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Bottom Line Up Front

  • There are 2 kinds of credit inquiries that credit card issuers, insurance companies and others can make about you: hard pulls and soft pulls. They affect your credit score in different ways.
  • If a creditor is checking up on you but isn’t actually deciding whether to give you a loan, that’s a soft pull and doesn’t affect your credit score.
  • If you’ve filled out an application and the creditor is deciding whether to approve it, they’ll make a hard pull, which may affect your score. Too many hard pulls could push your score down.

Time to Read

3 minutes

May 14, 2022

A credit inquiry—or credit pull—is a request made to a credit bureau for a copy of your credit report. There are 2 types of credit checks: soft pulls and hard pulls. The big difference between them is that hard credit inquiries may affect your credit score (such as your FICO®1 Score) and soft pulls don’t. How and why this happens is easier explained when you’re familiar with each type of credit inquiry and its purpose.

Soft Inquiries

Soft credit checks can occur without you ever noticing. Don’t worry—that’s normal. When a third party wants to review your creditworthiness or payment history but isn’t doing so to decide whether they should grant you a line of credit, it’s considered a soft credit pull. Before hiring you, a potential employer will often do a soft pull as part of a background check. Credit card companies will do the same before they send out pre-qualified credit card offers.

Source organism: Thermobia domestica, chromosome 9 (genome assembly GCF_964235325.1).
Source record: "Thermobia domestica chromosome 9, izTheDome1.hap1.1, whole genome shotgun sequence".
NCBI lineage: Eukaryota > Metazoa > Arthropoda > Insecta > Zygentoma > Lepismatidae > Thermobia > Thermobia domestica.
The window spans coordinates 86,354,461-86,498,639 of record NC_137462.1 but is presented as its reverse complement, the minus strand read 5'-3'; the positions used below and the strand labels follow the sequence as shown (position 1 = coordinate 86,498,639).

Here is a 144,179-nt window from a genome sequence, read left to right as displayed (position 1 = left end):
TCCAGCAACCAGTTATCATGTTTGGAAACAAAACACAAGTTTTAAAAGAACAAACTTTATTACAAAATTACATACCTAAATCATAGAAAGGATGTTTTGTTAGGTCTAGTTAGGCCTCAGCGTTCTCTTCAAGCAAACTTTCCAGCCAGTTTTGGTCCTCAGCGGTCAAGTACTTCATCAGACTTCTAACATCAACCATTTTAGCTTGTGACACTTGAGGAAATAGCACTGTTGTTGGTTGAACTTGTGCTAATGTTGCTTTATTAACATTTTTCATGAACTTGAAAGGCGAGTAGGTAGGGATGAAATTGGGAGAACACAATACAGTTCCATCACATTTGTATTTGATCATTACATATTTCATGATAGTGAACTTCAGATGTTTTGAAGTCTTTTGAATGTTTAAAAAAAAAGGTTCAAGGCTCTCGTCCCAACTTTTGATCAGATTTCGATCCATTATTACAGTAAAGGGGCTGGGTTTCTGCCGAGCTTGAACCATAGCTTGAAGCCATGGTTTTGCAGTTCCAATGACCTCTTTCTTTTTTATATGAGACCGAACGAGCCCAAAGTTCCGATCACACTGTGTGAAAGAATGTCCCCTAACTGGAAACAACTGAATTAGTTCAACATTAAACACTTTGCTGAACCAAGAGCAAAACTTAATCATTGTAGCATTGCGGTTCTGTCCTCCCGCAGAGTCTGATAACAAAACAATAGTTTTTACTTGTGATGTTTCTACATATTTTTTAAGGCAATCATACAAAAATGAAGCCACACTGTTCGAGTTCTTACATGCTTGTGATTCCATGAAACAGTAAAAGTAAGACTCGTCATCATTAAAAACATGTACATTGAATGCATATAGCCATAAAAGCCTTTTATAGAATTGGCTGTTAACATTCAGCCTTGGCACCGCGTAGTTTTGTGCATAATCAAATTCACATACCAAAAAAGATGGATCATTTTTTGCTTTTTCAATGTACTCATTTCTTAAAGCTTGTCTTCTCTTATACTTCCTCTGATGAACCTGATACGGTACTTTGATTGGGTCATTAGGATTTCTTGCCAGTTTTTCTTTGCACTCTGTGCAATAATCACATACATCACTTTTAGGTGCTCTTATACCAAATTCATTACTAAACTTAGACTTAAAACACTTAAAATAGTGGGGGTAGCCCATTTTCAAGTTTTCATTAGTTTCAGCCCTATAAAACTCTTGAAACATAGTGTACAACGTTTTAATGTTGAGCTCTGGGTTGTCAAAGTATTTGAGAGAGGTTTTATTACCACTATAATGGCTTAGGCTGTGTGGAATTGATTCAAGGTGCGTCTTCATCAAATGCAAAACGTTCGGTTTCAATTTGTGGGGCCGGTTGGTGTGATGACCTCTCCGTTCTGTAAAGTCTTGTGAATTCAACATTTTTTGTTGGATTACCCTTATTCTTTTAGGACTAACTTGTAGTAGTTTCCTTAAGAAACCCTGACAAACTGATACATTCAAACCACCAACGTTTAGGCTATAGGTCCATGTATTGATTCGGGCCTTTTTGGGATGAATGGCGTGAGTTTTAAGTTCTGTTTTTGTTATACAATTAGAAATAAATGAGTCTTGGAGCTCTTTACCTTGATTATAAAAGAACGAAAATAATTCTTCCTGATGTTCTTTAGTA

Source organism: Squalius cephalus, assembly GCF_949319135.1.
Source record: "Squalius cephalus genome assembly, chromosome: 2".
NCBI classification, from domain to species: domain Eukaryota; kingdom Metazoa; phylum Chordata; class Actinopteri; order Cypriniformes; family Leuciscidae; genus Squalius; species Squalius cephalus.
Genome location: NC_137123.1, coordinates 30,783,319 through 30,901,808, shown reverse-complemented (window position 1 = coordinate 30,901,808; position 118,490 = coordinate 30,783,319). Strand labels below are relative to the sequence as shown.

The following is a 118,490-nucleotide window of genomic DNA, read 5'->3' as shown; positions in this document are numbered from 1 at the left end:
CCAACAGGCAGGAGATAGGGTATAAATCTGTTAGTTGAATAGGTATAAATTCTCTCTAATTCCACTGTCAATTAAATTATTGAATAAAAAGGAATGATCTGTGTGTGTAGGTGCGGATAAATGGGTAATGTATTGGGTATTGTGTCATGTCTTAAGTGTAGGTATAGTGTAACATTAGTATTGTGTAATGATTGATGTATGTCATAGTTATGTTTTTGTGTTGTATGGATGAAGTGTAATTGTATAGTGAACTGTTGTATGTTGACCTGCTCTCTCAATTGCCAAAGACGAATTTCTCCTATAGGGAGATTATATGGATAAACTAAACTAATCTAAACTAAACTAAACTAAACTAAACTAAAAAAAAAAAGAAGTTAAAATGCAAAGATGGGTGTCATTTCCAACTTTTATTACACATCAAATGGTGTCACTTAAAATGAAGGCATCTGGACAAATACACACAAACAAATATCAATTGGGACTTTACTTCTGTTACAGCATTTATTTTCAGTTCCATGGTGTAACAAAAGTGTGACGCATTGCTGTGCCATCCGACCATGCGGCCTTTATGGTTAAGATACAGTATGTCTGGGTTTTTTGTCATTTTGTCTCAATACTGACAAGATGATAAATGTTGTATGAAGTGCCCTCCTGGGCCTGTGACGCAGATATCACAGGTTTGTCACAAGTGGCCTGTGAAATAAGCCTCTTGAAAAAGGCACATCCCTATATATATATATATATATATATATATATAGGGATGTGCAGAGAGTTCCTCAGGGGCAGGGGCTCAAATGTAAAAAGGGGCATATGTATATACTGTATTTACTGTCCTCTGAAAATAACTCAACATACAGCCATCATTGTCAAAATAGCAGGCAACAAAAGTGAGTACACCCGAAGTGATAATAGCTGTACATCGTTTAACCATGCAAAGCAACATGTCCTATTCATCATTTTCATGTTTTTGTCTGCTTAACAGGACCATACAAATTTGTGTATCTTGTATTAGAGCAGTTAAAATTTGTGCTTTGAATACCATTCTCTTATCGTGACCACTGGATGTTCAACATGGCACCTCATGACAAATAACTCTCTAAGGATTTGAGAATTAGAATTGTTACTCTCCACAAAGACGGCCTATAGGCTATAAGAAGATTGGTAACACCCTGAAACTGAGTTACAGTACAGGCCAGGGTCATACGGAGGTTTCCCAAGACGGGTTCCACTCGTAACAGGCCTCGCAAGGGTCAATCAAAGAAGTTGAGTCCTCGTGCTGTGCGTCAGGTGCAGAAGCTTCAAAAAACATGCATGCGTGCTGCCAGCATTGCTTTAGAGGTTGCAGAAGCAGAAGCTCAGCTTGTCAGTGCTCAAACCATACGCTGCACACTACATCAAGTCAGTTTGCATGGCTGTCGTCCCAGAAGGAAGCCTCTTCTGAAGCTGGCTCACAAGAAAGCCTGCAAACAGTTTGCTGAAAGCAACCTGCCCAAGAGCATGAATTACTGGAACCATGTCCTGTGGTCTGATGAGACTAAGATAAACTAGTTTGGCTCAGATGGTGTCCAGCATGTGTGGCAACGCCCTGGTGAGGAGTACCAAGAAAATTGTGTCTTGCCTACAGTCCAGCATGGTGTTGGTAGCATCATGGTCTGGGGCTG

The bottom line is that when a soft credit inquiry is made, it doesn't adversely affect your credit score.

Hard Inquiries

When you complete a credit card application or a loan application, you’re telling the lender to pull your credit report. This type of inquiry is a hard credit check. As with soft pulls, the lender receives the information on your credit report. The difference is that hard inquiries can affect your credit score. A hard credit pull shows that you’re applying for new credit, so credit scoring models usually take it into account.

Protect Your Credit Report

Understanding the way hard pulls affect your credit report can help you protect your credit score from hard falls. For instance, if you’re rate shopping for a new loan and apply to several lenders within a short period of time, those inquiries will often only be considered one hard pull and may lower your credit score slightly but not much. However, if your credit search stretches out longer than a month and a half or you credit shop every few months, your score could eventually suffer because it may appear that creditors are rejecting you. Those hard credit pulls can stay on your report for up to 2 years.

It’s not hard to keep track of what’s going on with your own credit report. The major credit bureaus TransUnion, Equifax and Experian are required to give you free credit reports and address any mistakes or evidence of identity theft. You can get your free copies at

Stay in control of your personal finances and credit history by checking your credit report at least once a year, contacting creditors listed on the report to ask questions about inquiries that aren’t familiar, and only applying for credit you need and can afford. If you’re a Navy Federal Credit Union member, you can easily monitor, manage and take control of your credit score with the free Mission: Credit Confidence® Dashboard.

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This content is intended to provide general information and shouldn't be considered legal, tax or financial advice. It's always a good idea to consult a tax or financial advisor for specific information on how certain laws apply to your situation and about your individual financial situation.